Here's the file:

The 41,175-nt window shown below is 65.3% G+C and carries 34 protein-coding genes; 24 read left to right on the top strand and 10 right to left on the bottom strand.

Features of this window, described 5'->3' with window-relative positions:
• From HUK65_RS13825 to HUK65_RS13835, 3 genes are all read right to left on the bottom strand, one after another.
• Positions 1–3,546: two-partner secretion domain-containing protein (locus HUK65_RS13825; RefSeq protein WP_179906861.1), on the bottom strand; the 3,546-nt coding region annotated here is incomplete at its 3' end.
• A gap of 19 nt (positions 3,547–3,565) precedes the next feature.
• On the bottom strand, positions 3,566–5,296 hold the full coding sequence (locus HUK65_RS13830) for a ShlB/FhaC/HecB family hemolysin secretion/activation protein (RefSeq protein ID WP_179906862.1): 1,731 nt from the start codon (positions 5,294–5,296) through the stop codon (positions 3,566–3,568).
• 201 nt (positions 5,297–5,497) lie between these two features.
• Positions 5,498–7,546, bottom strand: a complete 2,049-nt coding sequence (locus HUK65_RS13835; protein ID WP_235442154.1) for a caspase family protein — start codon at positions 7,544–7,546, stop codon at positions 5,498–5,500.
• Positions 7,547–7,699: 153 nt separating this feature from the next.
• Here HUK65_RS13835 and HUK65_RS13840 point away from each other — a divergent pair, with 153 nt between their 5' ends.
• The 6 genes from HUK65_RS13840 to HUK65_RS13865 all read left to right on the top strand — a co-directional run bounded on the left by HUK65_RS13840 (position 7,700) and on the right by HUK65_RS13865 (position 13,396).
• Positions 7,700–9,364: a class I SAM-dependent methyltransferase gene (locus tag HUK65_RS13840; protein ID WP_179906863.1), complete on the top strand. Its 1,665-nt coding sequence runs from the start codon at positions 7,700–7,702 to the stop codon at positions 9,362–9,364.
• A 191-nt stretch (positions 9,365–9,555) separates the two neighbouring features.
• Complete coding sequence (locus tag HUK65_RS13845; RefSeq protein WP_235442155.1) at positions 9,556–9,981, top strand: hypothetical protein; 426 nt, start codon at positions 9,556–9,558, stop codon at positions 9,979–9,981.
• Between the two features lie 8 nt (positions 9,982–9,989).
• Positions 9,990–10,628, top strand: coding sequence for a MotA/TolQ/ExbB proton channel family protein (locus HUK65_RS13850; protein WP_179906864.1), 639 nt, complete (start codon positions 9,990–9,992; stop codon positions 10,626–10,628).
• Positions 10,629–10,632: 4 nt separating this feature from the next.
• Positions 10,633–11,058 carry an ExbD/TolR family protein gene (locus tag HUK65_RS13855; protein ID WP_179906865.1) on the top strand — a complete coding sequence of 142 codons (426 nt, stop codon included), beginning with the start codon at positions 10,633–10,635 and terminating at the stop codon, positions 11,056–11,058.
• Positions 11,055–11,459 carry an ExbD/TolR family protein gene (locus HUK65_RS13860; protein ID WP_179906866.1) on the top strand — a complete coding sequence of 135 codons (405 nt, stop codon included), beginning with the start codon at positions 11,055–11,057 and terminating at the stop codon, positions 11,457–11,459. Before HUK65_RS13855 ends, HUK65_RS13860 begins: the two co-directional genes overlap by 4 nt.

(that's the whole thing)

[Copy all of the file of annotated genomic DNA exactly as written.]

The 41,175-nt window shown below is 65.3% G+C and carries 34 protein-coding genes; 24 read left to right on the top strand and 10 right to left on the bottom strand.

Features of this window, described 5'->3' with window-relative positions:
• From HUK65_RS13825 to HUK65_RS13835, 3 genes are all read right to left on the bottom strand, one after another.
• Positions 1–3,546: two-partner secretion domain-containing protein (locus HUK65_RS13825; RefSeq protein WP_179906861.1), on the bottom strand; the 3,546-nt coding region annotated here is incomplete at its 3' end.
• A gap of 19 nt (positions 3,547–3,565) precedes the next feature.
• On the bottom strand, positions 3,566–5,296 hold the full coding sequence (locus HUK65_RS13830) for a ShlB/FhaC/HecB family hemolysin secretion/activation protein (RefSeq protein ID WP_179906862.1): 1,731 nt from the start codon (positions 5,294–5,296) through the stop codon (positions 3,566–3,568).
• 201 nt (positions 5,297–5,497) lie between these two features.
• Positions 5,498–7,546, bottom strand: a complete 2,049-nt coding sequence (locus HUK65_RS13835; protein ID WP_235442154.1) for a caspase family protein — start codon at positions 7,544–7,546, stop codon at positions 5,498–5,500.
• Positions 7,547–7,699: 153 nt separating this feature from the next.
• Here HUK65_RS13835 and HUK65_RS13840 point away from each other — a divergent pair, with 153 nt between their 5' ends.
• The 6 genes from HUK65_RS13840 to HUK65_RS13865 all read left to right on the top strand — a co-directional run bounded on the left by HUK65_RS13840 (position 7,700) and on the right by HUK65_RS13865 (position 13,396).
• Positions 7,700–9,364: a class I SAM-dependent methyltransferase gene (locus tag HUK65_RS13840; protein ID WP_179906863.1), complete on the top strand. Its 1,665-nt coding sequence runs from the start codon at positions 7,700–7,702 to the stop codon at positions 9,362–9,364.
• A 191-nt stretch (positions 9,365–9,555) separates the two neighbouring features.
• Complete coding sequence (locus tag HUK65_RS13845; RefSeq protein WP_235442155.1) at positions 9,556–9,981, top strand: hypothetical protein; 426 nt, start codon at positions 9,556–9,558, stop codon at positions 9,979–9,981.
• Between the two features lie 8 nt (positions 9,982–9,989).
• Positions 9,990–10,628, top strand: coding sequence for a MotA/TolQ/ExbB proton channel family protein (locus HUK65_RS13850; protein WP_179906864.1), 639 nt, complete (start codon positions 9,990–9,992; stop codon positions 10,626–10,628).
• Positions 10,629–10,632: 4 nt separating this feature from the next.
• Positions 10,633–11,058 carry an ExbD/TolR family protein gene (locus tag HUK65_RS13855; protein ID WP_179906865.1) on the top strand — a complete coding sequence of 142 codons (426 nt, stop codon included), beginning with the start codon at positions 10,633–10,635 and terminating at the stop codon, positions 11,056–11,058.
• Positions 11,055–11,459 carry an ExbD/TolR family protein gene (locus HUK65_RS13860; protein ID WP_179906866.1) on the top strand — a complete coding sequence of 135 codons (405 nt, stop codon included), beginning with the start codon at positions 11,055–11,057 and terminating at the stop codon, positions 11,457–11,459. Before HUK65_RS13855 ends, HUK65_RS13860 begins: the two co-directional genes overlap by 4 nt.